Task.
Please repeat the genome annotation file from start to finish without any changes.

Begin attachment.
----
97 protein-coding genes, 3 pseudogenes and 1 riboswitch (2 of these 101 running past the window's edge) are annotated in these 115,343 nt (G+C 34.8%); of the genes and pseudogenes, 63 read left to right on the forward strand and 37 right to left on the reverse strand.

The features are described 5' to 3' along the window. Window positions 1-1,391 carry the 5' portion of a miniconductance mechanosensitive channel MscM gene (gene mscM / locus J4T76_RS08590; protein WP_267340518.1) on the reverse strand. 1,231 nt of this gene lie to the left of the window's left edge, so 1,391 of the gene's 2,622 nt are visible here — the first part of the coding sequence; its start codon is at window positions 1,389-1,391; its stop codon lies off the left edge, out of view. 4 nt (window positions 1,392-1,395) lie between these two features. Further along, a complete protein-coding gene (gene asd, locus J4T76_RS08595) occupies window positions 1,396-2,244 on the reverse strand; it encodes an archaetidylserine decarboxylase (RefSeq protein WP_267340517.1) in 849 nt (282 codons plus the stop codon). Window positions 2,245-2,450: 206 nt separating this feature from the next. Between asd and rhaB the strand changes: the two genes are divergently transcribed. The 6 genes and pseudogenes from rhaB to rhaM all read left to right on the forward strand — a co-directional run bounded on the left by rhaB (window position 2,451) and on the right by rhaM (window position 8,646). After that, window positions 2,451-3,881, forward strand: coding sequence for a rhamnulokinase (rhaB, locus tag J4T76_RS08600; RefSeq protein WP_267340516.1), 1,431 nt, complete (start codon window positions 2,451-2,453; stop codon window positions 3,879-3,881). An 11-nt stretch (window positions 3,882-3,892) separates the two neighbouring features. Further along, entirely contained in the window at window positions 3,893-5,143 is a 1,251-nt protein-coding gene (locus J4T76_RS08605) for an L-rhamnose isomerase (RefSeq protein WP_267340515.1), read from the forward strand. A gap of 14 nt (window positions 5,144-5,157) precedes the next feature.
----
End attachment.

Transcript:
97 protein-coding genes, 3 pseudogenes and 1 riboswitch (2 of these 101 running past the window's edge) are annotated in these 115,343 nt (G+C 34.8%); of the genes and pseudogenes, 63 read left to right on the forward strand and 37 right to left on the reverse strand.

The features are described 5' to 3' along the window. Window positions 1-1,391 carry the 5' portion of a miniconductance mechanosensitive channel MscM gene (gene mscM / locus J4T76_RS08590; protein WP_267340518.1) on the reverse strand. 1,231 nt of this gene lie to the left of the window's left edge, so 1,391 of the gene's 2,622 nt are visible here — the first part of the coding sequence; its start codon is at window positions 1,389-1,391; its stop codon lies off the left edge, out of view. 4 nt (window positions 1,392-1,395) lie between these two features. Further along, a complete protein-coding gene (gene asd, locus J4T76_RS08595) occupies window positions 1,396-2,244 on the reverse strand; it encodes an archaetidylserine decarboxylase (RefSeq protein WP_267340517.1) in 849 nt (282 codons plus the stop codon). Window positions 2,245-2,450: 206 nt separating this feature from the next. Between asd and rhaB the strand changes: the two genes are divergently transcribed. The 6 genes and pseudogenes from rhaB to rhaM all read left to right on the forward strand — a co-directional run bounded on the left by rhaB (window position 2,451) and on the right by rhaM (window position 8,646). After that, window positions 2,451-3,881, forward strand: coding sequence for a rhamnulokinase (rhaB, locus tag J4T76_RS08600; RefSeq protein WP_267340516.1), 1,431 nt, complete (start codon window positions 2,451-2,453; stop codon window positions 3,879-3,881). An 11-nt stretch (window positions 3,882-3,892) separates the two neighbouring features. Further along, entirely contained in the window at window positions 3,893-5,143 is a 1,251-nt protein-coding gene (locus J4T76_RS08605) for an L-rhamnose isomerase (RefSeq protein WP_267340515.1), read from the forward strand. A gap of 14 nt (window positions 5,144-5,157) precedes the next feature.